“Oliver was there for almost all of the marches,” Dong says. “The African American groups were not monolithic at all. Some leaned more toward the Black Panthers, others believed in a separate state, and there were even some Black Muslims. For Oliver, I think he was someone who knew everybody, who knew all the different influences that were part of the black student movement.”
Even with those fractures, the Berkeley strikers held together for 10 weeks. That the strikers held out so long was due, in large part, Jones says, to others who had been recruited — Vietnam-era veterans.
“In the strike, veterans had a disproportionate impact,” Jones says. “They were older and more experienced and less likely to be intimidated. Those were all important lessons to be learned.”
The Third World College they’d advocated for would never happen, but an ethnic studies program and a program for hiring more minority faculty members were both initiated.
“Looking back, the university was a tough nut to crack,” says Jones, who stuck around to get a law degree from Berkeley and went on to champion persons and causes close to his heart and his community. “With the strike, we got our foot in the door. Everybody involved in that strike knew that they could face sanctions and retaliations for what was going on. It didn’t deter us. It was a rebellious time, at the same time as the strike, and people were still fighting the draft and the Vietnam War.”
One of those fighters was Jones. During the ethnic studies strike, he got his 1-A notice from the Selective Service System. He was being drafted. He says it was, “for me, a radicalizing moment.”
And the possibility of being drafted helped make him a lawyer.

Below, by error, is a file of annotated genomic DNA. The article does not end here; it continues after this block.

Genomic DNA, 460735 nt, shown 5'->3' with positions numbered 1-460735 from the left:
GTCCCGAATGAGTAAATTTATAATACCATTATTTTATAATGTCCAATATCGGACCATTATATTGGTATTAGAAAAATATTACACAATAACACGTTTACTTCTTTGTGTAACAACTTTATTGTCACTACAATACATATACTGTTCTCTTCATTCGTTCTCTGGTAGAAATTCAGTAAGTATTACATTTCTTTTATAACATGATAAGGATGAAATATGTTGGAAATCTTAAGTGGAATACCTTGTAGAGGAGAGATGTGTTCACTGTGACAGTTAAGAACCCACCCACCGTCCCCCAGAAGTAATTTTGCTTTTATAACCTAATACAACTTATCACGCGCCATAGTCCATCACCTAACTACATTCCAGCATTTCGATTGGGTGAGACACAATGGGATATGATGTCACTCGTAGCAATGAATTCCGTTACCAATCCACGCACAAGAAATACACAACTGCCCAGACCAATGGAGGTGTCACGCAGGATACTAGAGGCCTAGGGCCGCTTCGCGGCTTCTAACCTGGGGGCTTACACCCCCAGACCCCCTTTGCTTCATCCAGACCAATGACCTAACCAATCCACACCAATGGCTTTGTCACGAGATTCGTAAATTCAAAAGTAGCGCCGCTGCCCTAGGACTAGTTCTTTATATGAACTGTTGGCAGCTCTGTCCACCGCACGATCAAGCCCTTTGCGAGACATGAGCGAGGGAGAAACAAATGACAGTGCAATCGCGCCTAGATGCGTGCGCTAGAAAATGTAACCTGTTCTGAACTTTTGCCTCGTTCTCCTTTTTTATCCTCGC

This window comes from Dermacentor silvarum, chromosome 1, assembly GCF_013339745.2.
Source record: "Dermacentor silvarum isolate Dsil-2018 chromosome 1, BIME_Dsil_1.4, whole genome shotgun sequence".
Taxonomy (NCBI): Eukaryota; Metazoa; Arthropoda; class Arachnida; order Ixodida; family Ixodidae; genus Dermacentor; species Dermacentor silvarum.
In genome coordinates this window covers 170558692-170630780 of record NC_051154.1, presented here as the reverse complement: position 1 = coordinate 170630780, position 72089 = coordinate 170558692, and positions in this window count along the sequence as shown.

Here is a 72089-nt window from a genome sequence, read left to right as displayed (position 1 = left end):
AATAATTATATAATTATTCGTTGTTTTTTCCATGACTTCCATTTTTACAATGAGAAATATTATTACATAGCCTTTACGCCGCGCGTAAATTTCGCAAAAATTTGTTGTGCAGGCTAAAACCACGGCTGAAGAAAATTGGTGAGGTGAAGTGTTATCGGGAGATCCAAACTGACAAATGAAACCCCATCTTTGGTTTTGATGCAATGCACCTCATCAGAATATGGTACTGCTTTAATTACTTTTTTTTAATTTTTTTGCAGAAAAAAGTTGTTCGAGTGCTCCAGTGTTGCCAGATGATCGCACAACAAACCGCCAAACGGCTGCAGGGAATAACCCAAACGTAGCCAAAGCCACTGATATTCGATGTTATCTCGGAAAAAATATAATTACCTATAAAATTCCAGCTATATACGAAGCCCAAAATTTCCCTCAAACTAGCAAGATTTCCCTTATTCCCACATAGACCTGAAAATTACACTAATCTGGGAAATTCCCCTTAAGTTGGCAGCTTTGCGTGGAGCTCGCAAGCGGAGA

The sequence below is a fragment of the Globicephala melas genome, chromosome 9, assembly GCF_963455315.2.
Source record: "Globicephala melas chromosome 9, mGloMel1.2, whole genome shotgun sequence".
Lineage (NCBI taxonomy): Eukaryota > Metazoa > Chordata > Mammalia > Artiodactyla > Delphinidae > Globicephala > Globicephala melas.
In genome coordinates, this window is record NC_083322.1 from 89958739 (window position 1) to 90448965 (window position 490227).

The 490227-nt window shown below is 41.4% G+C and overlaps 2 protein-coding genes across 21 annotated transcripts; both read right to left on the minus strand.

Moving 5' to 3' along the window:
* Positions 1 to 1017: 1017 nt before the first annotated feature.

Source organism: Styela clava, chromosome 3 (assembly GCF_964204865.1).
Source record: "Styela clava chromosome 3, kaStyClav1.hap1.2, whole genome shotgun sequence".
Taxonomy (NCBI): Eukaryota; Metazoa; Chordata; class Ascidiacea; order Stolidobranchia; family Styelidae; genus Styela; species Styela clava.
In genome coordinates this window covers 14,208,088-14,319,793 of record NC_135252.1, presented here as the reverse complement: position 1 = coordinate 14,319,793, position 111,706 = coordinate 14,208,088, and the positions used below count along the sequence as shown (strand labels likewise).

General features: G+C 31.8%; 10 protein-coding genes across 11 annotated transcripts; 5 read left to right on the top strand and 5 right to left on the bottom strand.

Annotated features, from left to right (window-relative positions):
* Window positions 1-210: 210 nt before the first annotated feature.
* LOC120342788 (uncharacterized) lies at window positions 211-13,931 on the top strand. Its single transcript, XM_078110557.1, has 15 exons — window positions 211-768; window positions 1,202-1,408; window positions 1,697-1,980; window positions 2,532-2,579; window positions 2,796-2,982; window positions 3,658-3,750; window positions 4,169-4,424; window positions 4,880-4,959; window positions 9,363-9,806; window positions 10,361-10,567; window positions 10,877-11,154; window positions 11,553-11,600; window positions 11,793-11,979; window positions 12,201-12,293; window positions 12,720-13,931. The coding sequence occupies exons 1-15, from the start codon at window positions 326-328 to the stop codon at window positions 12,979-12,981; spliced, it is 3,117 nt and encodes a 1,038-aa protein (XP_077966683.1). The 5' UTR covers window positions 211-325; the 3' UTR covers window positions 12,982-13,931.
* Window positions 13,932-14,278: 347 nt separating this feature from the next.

“One day I went to Eshleman Hall, the old one,” Jones says. “I met up with a kid there. We talked about the draft, and when I said I’d gotten my letter, he said, `Don’t worry.’”
That chance encounter led to a meeting with Berkeley law professor Richard Buxbaum, the man who would go on to become the first director of the Earl Warren Legal Institute at Berkeley. Buxbaum, currently an emeritus professor at Berkeley, spent much of the late ‘60s guiding unwilling draftees through the conscientious objector legal statutes. Jones says Buxbaum told him, “We’re going to bury you so deep in this statute they’ll never be able to dig you out.”
That proved to be prophetic. Jones was granted conscientious objector status.
“The power of the university and what it could do became clear and had a lasting impact on me,” Jones says. “I went to law school while still a conscientious objector. My first job was with the NAACP’s regional council for the western states. That all led me to being the lawyer I became.”
He would go on to become one of the first lawyers to successfully sue police departments in Richmond, San Francisco and Oakland over their policies. He also successfully represented individual minority officers trying to break onto police force rosters. Along the way, says Jones, “I helped get rid of the department’s height requirements. It was first to help women get on the force, but it turned out to help open the door for Asians and Hispanics, too.”
Jones practiced law for 40 years, later focusing on the environment in suits against Chevron and Safeway over toxic issues. He and his wife, labor leader Katrina Lopez, had five children, “none of whom wanted to go to Cal,” he says.
Jones was one of the featured guests at the Jan. 22 rally on the steps of Sproul Hall on the 50th anniversary of the 1969 strike. He says of his role, “I just happened to be at the right place at the right time.”
“It was a political struggle, and it led to political results,” says Jones. “That’s to be expected. So, you have to look at what happened in context. It took a generation for these departments to be truly embraced by the institutions in the university. And the fight is not over.”